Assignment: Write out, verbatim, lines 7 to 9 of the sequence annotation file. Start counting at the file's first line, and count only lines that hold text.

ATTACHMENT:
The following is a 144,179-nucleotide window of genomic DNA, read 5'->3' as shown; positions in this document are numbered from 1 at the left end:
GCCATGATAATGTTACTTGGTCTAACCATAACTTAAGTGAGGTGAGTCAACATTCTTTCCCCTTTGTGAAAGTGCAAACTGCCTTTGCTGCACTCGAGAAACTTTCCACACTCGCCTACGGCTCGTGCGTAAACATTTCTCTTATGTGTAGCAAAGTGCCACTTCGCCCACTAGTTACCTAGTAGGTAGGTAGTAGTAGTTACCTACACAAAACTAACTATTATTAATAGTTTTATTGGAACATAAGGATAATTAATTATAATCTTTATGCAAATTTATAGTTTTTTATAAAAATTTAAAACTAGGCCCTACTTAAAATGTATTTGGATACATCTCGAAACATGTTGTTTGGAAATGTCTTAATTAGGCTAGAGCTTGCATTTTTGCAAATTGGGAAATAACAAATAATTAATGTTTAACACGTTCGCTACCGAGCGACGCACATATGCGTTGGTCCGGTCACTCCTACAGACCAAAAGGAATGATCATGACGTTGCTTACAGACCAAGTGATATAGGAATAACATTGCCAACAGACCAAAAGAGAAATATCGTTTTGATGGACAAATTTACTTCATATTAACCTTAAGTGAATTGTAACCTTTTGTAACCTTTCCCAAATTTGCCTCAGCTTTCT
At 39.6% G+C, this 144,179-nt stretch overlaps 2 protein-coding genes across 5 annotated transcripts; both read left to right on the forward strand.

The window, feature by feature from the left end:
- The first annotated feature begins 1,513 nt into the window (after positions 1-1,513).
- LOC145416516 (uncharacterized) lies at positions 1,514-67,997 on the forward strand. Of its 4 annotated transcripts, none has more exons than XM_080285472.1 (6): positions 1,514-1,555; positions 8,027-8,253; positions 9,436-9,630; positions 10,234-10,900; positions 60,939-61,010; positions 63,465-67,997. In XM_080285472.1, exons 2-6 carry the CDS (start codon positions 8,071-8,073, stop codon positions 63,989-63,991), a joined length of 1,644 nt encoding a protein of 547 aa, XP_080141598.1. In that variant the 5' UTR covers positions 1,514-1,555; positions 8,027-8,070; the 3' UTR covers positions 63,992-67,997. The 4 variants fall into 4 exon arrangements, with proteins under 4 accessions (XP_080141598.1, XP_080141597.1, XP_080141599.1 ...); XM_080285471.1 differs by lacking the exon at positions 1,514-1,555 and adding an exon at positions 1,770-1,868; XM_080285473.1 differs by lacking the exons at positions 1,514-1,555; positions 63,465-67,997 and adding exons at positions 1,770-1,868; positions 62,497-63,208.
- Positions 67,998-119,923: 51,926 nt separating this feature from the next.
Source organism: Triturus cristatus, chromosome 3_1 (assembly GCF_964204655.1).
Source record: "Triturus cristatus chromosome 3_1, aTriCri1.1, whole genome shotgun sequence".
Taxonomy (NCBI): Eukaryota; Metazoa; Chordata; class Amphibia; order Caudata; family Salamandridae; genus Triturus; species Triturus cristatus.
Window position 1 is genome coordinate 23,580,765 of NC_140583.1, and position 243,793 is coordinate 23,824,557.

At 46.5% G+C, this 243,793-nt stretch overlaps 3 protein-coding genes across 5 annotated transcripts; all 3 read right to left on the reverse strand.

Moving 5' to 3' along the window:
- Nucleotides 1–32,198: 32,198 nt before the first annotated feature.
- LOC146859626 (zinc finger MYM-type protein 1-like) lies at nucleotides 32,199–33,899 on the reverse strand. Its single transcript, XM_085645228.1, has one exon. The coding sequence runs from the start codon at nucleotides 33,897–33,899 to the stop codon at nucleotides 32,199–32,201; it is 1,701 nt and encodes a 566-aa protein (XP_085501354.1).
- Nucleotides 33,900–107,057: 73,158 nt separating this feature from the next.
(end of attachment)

- Positions 67,998-119,923: 51,926 nt separating this feature from the next.
Source organism: Triturus cristatus, chromosome 3_1 (assembly GCF_964204655.1).
Source record: "Triturus cristatus chromosome 3_1, aTriCri1.1, whole genome shotgun sequence".